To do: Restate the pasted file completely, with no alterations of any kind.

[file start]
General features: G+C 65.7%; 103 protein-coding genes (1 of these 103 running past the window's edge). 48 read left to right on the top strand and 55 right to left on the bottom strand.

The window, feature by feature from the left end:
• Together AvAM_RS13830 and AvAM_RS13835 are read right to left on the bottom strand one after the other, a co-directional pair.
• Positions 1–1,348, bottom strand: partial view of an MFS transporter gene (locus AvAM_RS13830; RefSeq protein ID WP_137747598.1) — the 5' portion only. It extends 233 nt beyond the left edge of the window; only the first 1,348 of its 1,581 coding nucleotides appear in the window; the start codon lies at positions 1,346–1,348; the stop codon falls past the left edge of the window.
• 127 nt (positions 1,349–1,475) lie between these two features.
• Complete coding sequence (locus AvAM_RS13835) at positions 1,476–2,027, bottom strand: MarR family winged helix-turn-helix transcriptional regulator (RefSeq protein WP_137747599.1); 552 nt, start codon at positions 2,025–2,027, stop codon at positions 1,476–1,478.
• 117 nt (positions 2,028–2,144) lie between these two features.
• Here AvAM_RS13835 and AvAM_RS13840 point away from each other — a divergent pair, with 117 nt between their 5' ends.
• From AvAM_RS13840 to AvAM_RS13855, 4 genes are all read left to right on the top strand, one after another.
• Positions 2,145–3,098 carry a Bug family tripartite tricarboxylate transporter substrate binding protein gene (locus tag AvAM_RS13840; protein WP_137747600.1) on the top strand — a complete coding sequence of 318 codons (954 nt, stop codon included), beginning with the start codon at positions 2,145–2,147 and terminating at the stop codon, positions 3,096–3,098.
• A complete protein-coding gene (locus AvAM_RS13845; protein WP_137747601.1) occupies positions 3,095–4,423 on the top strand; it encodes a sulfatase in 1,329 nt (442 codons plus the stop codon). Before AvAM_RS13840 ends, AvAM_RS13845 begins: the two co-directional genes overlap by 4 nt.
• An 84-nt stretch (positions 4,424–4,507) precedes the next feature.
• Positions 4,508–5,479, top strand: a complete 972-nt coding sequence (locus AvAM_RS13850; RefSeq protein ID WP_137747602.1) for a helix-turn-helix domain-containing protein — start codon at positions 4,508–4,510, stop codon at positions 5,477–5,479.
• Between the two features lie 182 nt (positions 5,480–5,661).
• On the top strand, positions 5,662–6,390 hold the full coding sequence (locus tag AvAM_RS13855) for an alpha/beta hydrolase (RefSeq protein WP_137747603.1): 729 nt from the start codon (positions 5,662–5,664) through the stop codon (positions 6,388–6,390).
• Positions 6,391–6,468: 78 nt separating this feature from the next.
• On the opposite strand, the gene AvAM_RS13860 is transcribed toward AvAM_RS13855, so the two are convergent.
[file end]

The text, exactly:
General features: G+C 65.7%; 103 protein-coding genes (1 of these 103 running past the window's edge). 48 read left to right on the top strand and 55 right to left on the bottom strand.

The window, feature by feature from the left end:
• Together AvAM_RS13830 and AvAM_RS13835 are read right to left on the bottom strand one after the other, a co-directional pair.
• Positions 1–1,348, bottom strand: partial view of an MFS transporter gene (locus AvAM_RS13830; RefSeq protein ID WP_137747598.1) — the 5' portion only. It extends 233 nt beyond the left edge of the window; only the first 1,348 of its 1,581 coding nucleotides appear in the window; the start codon lies at positions 1,346–1,348; the stop codon falls past the left edge of the window.
• 127 nt (positions 1,349–1,475) lie between these two features.
• Complete coding sequence (locus AvAM_RS13835) at positions 1,476–2,027, bottom strand: MarR family winged helix-turn-helix transcriptional regulator (RefSeq protein WP_137747599.1); 552 nt, start codon at positions 2,025–2,027, stop codon at positions 1,476–1,478.
• 117 nt (positions 2,028–2,144) lie between these two features.
• Here AvAM_RS13835 and AvAM_RS13840 point away from each other — a divergent pair, with 117 nt between their 5' ends.
• From AvAM_RS13840 to AvAM_RS13855, 4 genes are all read left to right on the top strand, one after another.
• Positions 2,145–3,098 carry a Bug family tripartite tricarboxylate transporter substrate binding protein gene (locus tag AvAM_RS13840; protein WP_137747600.1) on the top strand — a complete coding sequence of 318 codons (954 nt, stop codon included), beginning with the start codon at positions 2,145–2,147 and terminating at the stop codon, positions 3,096–3,098.
• A complete protein-coding gene (locus AvAM_RS13845; protein WP_137747601.1) occupies positions 3,095–4,423 on the top strand; it encodes a sulfatase in 1,329 nt (442 codons plus the stop codon). Before AvAM_RS13840 ends, AvAM_RS13845 begins: the two co-directional genes overlap by 4 nt.
• An 84-nt stretch (positions 4,424–4,507) precedes the next feature.
• Positions 4,508–5,479, top strand: a complete 972-nt coding sequence (locus AvAM_RS13850; RefSeq protein ID WP_137747602.1) for a helix-turn-helix domain-containing protein — start codon at positions 4,508–4,510, stop codon at positions 5,477–5,479.
• Between the two features lie 182 nt (positions 5,480–5,661).
• On the top strand, positions 5,662–6,390 hold the full coding sequence (locus tag AvAM_RS13855) for an alpha/beta hydrolase (RefSeq protein WP_137747603.1): 729 nt from the start codon (positions 5,662–5,664) through the stop codon (positions 6,388–6,390).
• Positions 6,391–6,468: 78 nt separating this feature from the next.
• On the opposite strand, the gene AvAM_RS13860 is transcribed toward AvAM_RS13855, so the two are convergent.